Wyoming Wyoming Real Estate Appraiser Certification Board

What is Real Estate Appraisal Fraud?

The real estate industry is no stranger to fraud, and appraisal scams are unfortunately all too common. Appraisal and property fraud account for more than 1 in 10 mortgage fraud cases.

There are a couple of ways in which scammers can target homeowners or buyers including:

  • Fake Appraisals: This occurs when a group of scammers pretend to be legitimate real estate professionals and then inflate up a property’s selling price for a quick profit.
  • Inflated Appraisals: When this happens, phony appraisers hike up a home's value, leaving buyers owning a home worth less than they thought. 

Thankfully though, if you know what to look out for, you can avoid getting scammed by fake or fraudulent appraisers.

Questions to Consider Following a Home Appraisal

To avoid running into issues with your loan or end up owing more than the house is worth, ask yourself the following questions during the appraisal process. The answer to these may be red flags of appraisal fraud.

  1. Given what you know about the neighborhood, does the stated home value seem reasonable? It’s important to know the local and current market when dealing with an appraiser. Keep in mind that the real estate market is constantly changing, so if you’re selling your home, it may not be worth as much as it was a few years ago. But if the amount seems extremely low or overly inflated, this could be a red flag.
  2. Which homes is the appraiser citing when comparing home sales? Are they focusing on nearby houses? If your appraiser is comparing homes that are more than six miles away, ask them why since this is often a red flag. Typically, you want to compare homes within the same school district.
  3. Does the appraisers' house description match what you know of the home? Does the home have five bedrooms, but it only has five? Or maybe they’re misrepresenting the square footage that you estimated or already know about the home. If their information is wrong, even a little bit, ask them to correct it. Appraisers who refuse to update incorrect information may be trying to scam you.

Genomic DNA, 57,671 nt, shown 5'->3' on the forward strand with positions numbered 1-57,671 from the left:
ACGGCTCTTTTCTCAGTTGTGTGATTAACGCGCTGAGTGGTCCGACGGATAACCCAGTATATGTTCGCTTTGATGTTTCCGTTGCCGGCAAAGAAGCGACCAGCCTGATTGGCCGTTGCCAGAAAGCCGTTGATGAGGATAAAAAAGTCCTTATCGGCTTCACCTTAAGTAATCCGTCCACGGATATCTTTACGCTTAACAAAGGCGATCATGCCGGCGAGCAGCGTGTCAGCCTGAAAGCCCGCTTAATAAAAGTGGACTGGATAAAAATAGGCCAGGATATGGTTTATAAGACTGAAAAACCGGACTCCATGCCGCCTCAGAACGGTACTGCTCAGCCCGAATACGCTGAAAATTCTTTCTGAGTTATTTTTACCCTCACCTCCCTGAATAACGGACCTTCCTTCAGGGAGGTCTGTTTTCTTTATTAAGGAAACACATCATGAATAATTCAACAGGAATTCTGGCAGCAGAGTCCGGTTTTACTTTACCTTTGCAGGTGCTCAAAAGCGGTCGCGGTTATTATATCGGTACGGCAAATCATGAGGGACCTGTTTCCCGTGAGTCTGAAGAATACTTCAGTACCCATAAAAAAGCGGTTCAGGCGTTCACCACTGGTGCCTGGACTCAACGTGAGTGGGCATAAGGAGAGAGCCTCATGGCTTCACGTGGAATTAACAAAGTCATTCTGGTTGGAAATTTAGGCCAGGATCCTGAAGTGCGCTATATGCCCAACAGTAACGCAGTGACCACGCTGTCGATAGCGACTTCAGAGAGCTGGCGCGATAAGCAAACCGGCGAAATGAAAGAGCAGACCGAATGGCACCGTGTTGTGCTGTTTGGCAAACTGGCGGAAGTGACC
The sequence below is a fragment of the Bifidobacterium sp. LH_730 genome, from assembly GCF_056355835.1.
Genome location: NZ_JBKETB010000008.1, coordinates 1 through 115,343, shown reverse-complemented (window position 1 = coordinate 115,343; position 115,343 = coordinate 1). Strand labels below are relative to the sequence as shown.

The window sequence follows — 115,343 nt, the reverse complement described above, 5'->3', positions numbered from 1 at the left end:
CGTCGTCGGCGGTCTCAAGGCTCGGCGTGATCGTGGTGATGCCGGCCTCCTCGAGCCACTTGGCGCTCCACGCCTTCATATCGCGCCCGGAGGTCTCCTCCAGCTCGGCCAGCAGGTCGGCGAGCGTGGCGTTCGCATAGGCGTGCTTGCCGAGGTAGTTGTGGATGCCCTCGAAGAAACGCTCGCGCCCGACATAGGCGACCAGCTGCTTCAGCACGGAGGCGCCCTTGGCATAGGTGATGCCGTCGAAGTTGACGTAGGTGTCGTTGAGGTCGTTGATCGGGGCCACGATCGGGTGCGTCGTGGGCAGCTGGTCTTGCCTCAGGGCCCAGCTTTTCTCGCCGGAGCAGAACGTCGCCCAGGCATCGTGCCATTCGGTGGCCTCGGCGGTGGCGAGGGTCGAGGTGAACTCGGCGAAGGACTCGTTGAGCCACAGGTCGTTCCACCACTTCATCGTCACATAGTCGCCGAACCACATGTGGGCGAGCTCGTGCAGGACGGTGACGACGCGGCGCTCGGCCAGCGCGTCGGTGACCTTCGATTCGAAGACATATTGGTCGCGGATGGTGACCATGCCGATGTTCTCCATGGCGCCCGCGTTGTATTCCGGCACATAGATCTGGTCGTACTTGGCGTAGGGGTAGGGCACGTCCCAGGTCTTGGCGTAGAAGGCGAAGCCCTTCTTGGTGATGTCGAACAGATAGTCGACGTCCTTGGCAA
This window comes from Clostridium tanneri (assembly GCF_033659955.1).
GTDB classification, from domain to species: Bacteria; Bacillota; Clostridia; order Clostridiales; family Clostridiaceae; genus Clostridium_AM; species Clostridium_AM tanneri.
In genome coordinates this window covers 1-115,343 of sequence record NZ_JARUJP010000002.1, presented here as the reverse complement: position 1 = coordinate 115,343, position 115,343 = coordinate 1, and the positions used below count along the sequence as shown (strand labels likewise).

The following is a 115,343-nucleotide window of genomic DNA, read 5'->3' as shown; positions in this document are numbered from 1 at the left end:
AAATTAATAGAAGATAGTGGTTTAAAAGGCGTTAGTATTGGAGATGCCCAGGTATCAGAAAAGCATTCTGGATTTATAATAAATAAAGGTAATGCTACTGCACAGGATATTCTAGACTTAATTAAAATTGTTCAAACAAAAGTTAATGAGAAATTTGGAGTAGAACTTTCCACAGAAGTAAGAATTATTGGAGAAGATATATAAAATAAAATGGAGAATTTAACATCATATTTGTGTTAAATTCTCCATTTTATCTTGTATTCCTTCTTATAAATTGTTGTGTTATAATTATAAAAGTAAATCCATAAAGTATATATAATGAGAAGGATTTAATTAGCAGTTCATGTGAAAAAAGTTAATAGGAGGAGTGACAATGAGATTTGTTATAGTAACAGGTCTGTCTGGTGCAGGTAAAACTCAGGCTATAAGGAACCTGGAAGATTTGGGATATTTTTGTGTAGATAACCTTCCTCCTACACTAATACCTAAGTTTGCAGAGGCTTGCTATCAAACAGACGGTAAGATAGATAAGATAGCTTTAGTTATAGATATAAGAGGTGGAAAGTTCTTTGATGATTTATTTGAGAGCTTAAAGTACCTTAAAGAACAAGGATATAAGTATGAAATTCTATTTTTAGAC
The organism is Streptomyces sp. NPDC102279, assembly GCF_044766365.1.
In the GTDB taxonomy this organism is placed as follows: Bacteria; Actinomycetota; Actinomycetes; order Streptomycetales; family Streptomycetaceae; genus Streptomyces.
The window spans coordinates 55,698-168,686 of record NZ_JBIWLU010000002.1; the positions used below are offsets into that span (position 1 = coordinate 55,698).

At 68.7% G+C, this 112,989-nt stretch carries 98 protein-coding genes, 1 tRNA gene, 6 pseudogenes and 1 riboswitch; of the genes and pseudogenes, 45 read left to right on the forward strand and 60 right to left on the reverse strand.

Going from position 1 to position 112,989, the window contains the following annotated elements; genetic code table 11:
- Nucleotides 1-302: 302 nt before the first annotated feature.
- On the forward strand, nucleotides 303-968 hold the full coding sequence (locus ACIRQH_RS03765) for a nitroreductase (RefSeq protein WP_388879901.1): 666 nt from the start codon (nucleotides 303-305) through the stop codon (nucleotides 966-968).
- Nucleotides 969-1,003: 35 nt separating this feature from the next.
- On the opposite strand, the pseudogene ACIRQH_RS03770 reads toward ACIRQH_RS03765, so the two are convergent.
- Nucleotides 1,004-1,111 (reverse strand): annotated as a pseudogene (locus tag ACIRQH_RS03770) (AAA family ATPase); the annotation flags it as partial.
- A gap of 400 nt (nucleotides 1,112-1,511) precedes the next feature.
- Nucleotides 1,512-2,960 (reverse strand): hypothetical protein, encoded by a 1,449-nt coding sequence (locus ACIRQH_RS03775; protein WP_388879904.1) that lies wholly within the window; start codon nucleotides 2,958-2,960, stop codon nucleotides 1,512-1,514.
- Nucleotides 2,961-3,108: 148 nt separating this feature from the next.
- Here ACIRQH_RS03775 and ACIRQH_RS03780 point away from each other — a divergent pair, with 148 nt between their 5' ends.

4. Can you get a copy of the appraisal? If asked, lenders are required to provide homeowners with a copy of the appraisal. Lenders refusing to show you the paperwork may be a red flag.

What To Do If Your Home Was Appraised Incorrectly

If you feel your new or existing home was appraised incorrectly, you’ll want to do a few things to correct the discrepancy. In some cases it may have been genuine human error, but if something feels off about the appraiser, the appraised amount, or your lender, you'll want to take further action.

Verify the Appraisal Amount

First, make sure that you’re confident of the incorrect appraisal. In some instances, changes in the market may have affected your home’s value. When possible, look for a qualified appraiser to get a second opinion and see if their appraisal was similar or far off from the original quote.

If it was off by a lot, it was likely fraudulent. You’ll need to call your lender and let them know about the incident.

Report It to Authorities

It’s always a good idea to report the phony appraisal for your own records and to potentially save others from falling for a fraudulent appraiser. Below are local and federal agencies that you may contact to report mortgage fraud:

Frequently Asked Questions

What is a real estate appraiser?

Real estate appraisers assess the market value of residential and commercial properties. They work with both buyers and sellers, real estate agents, investors, and banks to find the fair value of the property in order to sell it at the correct price.

How much do real estate appraisers cost?

The price for a home appraisal can vary depending on a number of factors including the value, size, and condition of the home, as well as the level of detail involved in the appraisal.

  • A typical, single-family home appraisal may range from $300 to $450
  • A large home, especially in a larger city, may range from $500 to $800

How can I look up the license of a real estate appraiser?

To search for a real estate appraiser's licensing information, you'll want to check out your state's agency responsible for overseeing appraisers. Each state has its own database in which you can find out the current state of their license, past history, and any disciplinary actions taken against them.